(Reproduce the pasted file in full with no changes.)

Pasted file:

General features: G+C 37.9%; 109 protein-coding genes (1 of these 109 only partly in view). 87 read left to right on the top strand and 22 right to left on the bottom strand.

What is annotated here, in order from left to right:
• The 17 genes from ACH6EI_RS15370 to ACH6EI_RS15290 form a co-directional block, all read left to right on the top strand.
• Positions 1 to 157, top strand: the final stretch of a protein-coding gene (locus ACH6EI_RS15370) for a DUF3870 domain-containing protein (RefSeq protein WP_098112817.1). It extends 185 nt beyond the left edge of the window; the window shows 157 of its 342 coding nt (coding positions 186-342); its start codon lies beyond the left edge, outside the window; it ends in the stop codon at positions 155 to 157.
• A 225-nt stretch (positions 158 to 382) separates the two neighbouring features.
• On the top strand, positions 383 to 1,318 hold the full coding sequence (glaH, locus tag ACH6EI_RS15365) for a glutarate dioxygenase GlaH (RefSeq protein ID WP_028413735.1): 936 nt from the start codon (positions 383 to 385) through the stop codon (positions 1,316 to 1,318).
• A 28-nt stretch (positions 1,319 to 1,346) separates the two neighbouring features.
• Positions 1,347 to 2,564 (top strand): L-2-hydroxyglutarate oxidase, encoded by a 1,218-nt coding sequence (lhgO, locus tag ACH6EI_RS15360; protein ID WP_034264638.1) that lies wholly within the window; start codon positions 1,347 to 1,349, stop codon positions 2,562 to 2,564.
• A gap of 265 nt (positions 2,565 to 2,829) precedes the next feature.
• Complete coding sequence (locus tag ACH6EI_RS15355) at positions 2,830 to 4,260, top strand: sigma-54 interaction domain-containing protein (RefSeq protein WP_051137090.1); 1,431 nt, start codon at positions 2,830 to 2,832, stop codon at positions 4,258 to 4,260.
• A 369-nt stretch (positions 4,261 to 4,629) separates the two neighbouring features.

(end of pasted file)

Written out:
General features: G+C 37.9%; 109 protein-coding genes (1 of these 109 only partly in view). 87 read left to right on the top strand and 22 right to left on the bottom strand.

What is annotated here, in order from left to right:
• The 17 genes from ACH6EI_RS15370 to ACH6EI_RS15290 form a co-directional block, all read left to right on the top strand.
• Positions 1 to 157, top strand: the final stretch of a protein-coding gene (locus ACH6EI_RS15370) for a DUF3870 domain-containing protein (RefSeq protein WP_098112817.1). It extends 185 nt beyond the left edge of the window; the window shows 157 of its 342 coding nt (coding positions 186-342); its start codon lies beyond the left edge, outside the window; it ends in the stop codon at positions 155 to 157.
• A 225-nt stretch (positions 158 to 382) separates the two neighbouring features.
• On the top strand, positions 383 to 1,318 hold the full coding sequence (glaH, locus tag ACH6EI_RS15365) for a glutarate dioxygenase GlaH (RefSeq protein ID WP_028413735.1): 936 nt from the start codon (positions 383 to 385) through the stop codon (positions 1,316 to 1,318).
• A 28-nt stretch (positions 1,319 to 1,346) separates the two neighbouring features.
• Positions 1,347 to 2,564 (top strand): L-2-hydroxyglutarate oxidase, encoded by a 1,218-nt coding sequence (lhgO, locus tag ACH6EI_RS15360; protein ID WP_034264638.1) that lies wholly within the window; start codon positions 1,347 to 1,349, stop codon positions 2,562 to 2,564.
• A gap of 265 nt (positions 2,565 to 2,829) precedes the next feature.
• Complete coding sequence (locus tag ACH6EI_RS15355) at positions 2,830 to 4,260, top strand: sigma-54 interaction domain-containing protein (RefSeq protein WP_051137090.1); 1,431 nt, start codon at positions 2,830 to 2,832, stop codon at positions 4,258 to 4,260.
• A 369-nt stretch (positions 4,261 to 4,629) separates the two neighbouring features.